Bewildered wrote: ↑
Sun Feb 04, 2024 1:03 am
Woodchopper wrote: ↑
Fri Feb 02, 2024 2:16 pm
nekomatic wrote: ↑
Fri Feb 02, 2024 12:30 pm
The logic seems to be that someone who is known to be a sex offender has a higher likelihood of going on to commit a horrific crime like this one, so if someone who is known to be a sex offender applies for asylum then they should be rejected and removed in order to protect us from the possible horrific crime. But if that's the argument, the vast majority of known sex offenders are not people who were granted asylum, so a far more effective use of effort would probably be to look at how we can prevent sex offenders in general from going on to commit horrific crimes, rather than fixating on the very small proportion of crimes we could stop by rejecting a few asylum seekers.
The issue isn't recidivism as such. There is such a low conviction rate for sexual offenses that convictions aren't a useful guide to offending. The problem is that what we do know suggests that people who commit sex offenses tend to do so multiple times. The biggest risk factor is whether someone has done it before. So if someone has been convicted there is a good chance that they will still be motivated to commit further sex offences after they are released.
The problem is that psychologists, criminologists and the people involved in incarceration have spent getting on for a century trying to find out how to reduce re-offending among adult sex offenders. But they haven't had much success. There are treatment and therapy programmes, but they don't appear to have a dramatic effect, especially if longer time periods after the programme ends are taken into account. I mention adults because it does appear to be possible to successfully work with children.
So it doesn't look like there will be ways to reliably prevent reoffending anytime soon.
Ill add that someone who committed a sex offence while their asylum claim was being assessed would seem to have a serious lack of impulse control. Something which IMHO would be an argument against granting them asylum.
Regarding the last paragraph, this doesn’t make sense to me. I think it’s a basis for a harsher sentence for the crime (it affects how likely they are to continue to pose a risk to the public upon release) but not for an asylum claim which should depend an whether they are indeed in need of asylum, not whether they are a good person or will benefit the country.
To explain the context, in terms of international law, refugees have always had an obligation to obey the laws of whatever country they find themselves in. See for example the 1951 refugee convention
which in Article 1 specifically excluides from refugee status anyone who:
has committed a serious non-political crime outside the country of refuge prior to his admission to that country as a refugee;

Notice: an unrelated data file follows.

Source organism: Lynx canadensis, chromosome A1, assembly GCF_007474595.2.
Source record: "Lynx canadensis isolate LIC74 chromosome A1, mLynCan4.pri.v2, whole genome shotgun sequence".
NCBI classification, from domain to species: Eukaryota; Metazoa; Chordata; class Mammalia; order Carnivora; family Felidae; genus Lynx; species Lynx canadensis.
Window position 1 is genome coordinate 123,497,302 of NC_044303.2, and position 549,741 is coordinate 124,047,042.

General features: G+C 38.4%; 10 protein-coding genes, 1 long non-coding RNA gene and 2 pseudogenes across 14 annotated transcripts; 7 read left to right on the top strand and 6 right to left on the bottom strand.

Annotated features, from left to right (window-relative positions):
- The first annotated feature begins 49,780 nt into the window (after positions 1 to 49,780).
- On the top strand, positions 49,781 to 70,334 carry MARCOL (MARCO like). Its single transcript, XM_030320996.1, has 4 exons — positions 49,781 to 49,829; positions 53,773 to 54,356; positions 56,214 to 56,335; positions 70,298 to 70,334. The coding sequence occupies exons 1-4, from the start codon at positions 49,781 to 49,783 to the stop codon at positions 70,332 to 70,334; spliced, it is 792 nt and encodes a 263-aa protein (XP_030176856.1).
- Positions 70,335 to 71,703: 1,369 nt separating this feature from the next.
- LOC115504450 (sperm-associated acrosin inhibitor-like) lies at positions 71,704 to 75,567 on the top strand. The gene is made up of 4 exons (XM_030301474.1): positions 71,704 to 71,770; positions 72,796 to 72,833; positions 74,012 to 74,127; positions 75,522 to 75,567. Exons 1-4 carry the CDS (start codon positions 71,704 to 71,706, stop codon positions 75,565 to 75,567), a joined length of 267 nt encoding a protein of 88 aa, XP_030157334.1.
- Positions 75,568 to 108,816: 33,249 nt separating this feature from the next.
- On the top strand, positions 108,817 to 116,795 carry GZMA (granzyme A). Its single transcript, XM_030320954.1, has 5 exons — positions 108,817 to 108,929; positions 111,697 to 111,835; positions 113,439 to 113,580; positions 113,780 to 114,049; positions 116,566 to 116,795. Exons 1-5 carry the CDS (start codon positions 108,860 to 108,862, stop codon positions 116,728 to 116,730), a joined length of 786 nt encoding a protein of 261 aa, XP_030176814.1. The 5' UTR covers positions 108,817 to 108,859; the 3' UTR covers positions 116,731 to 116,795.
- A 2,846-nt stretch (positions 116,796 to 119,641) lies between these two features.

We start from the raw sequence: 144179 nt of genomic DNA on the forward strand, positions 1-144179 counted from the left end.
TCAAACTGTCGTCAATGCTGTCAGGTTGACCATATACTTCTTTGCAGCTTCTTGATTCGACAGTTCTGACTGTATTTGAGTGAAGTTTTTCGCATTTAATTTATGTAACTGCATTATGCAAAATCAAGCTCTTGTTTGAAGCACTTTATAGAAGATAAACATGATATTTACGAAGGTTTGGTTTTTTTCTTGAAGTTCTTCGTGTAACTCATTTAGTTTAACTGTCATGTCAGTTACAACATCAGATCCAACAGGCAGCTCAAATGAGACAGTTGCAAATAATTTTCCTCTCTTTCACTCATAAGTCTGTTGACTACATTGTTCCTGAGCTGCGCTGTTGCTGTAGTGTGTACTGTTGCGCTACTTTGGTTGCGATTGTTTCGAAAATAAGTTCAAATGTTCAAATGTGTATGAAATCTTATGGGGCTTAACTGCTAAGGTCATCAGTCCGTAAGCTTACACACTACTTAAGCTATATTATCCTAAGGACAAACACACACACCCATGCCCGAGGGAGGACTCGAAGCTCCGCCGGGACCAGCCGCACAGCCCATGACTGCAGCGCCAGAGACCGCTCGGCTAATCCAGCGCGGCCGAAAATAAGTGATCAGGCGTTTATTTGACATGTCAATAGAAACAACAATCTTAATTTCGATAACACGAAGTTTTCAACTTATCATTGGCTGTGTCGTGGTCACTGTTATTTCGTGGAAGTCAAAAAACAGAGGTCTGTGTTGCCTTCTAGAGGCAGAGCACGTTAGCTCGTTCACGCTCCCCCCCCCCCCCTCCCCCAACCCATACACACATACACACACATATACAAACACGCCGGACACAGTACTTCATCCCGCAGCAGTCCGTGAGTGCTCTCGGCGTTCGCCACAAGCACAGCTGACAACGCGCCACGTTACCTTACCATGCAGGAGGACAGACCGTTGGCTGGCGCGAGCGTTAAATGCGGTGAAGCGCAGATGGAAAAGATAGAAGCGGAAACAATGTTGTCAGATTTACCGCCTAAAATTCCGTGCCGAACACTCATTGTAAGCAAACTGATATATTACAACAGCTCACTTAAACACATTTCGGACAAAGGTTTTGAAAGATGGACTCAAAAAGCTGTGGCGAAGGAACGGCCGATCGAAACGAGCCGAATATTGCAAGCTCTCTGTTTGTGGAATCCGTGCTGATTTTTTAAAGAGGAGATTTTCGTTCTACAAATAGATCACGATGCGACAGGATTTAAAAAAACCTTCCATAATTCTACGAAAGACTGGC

Article 2 goes on to state that:
Every refugee has duties to the country in which he finds himself, which require in particular that he conform to its laws and regulations as well as to measures taken for the maintenance of public order.
Article 33 prohibits the expulsion or return of a refugee:
in any manner whatsoever to the frontiers of territories where his life or freedom would be threatened on account of his race, religion, nationality, membership of a particular social group or political opinion.
However, an explicit exception is made for:
a refugee whom there are reasonable grounds for regarding as a danger to the security of the country in which he is, or who, having been convicted by a final judgement of a particularly serious crime, constitutes a danger to the community of that country.
So in terms of the earlier discussion, international law at least explicitly provides for sending someone to a place where they might be tortured or killed, if there were reasonable grounds for suspicion that the refugee had committed a serious crime.
Such principles are not only present in the refugee convention.
For example, Article 14 of the Universal Declaration of Human Rights
1. Everyone has the right to seek and to enjoy in other countries asylum from persecution.
2. This right may not be invoked in the case of prosecutions genuinely arising from non-political crimes or from acts contrary to the purposes and principles of the United Nations.
These aspects are reflected in the Statute of the UN High Commissioner for Refugees
which also in Article 7d explicitly excludes from refugee status those for whom:
there are serious reasons for considering that he has committed a crime covered by the provisions of treaties of extradition or a crime mentioned in article VI of the London Charter of the International Military Tribunal or by the provisions of article 14, paragraph 2, of the Universal Declaration of Human Rights.
Alternatively, Article 1(5) of the Organization of African Unity's Convention Governing the Specific Aspects of Refugee Problems in Africa
similarly excludes from refugee status people who have committed serious crimes (in the same manner as the refugee convention).
Certainly the above do not cover all and any crimes and exclusion is limited to serious offences. It is up to each state to decide where that threshold lies. We can debate whether the type of sex offences committed by the man in question should count as a serious enough crime. We can also debate whether it would be moral to expel a refugee who had committed crimes that do cross the threshold of seriousness.
But the overall principle is well established that at some point a refugee could be expelled if they have committed a serious crime.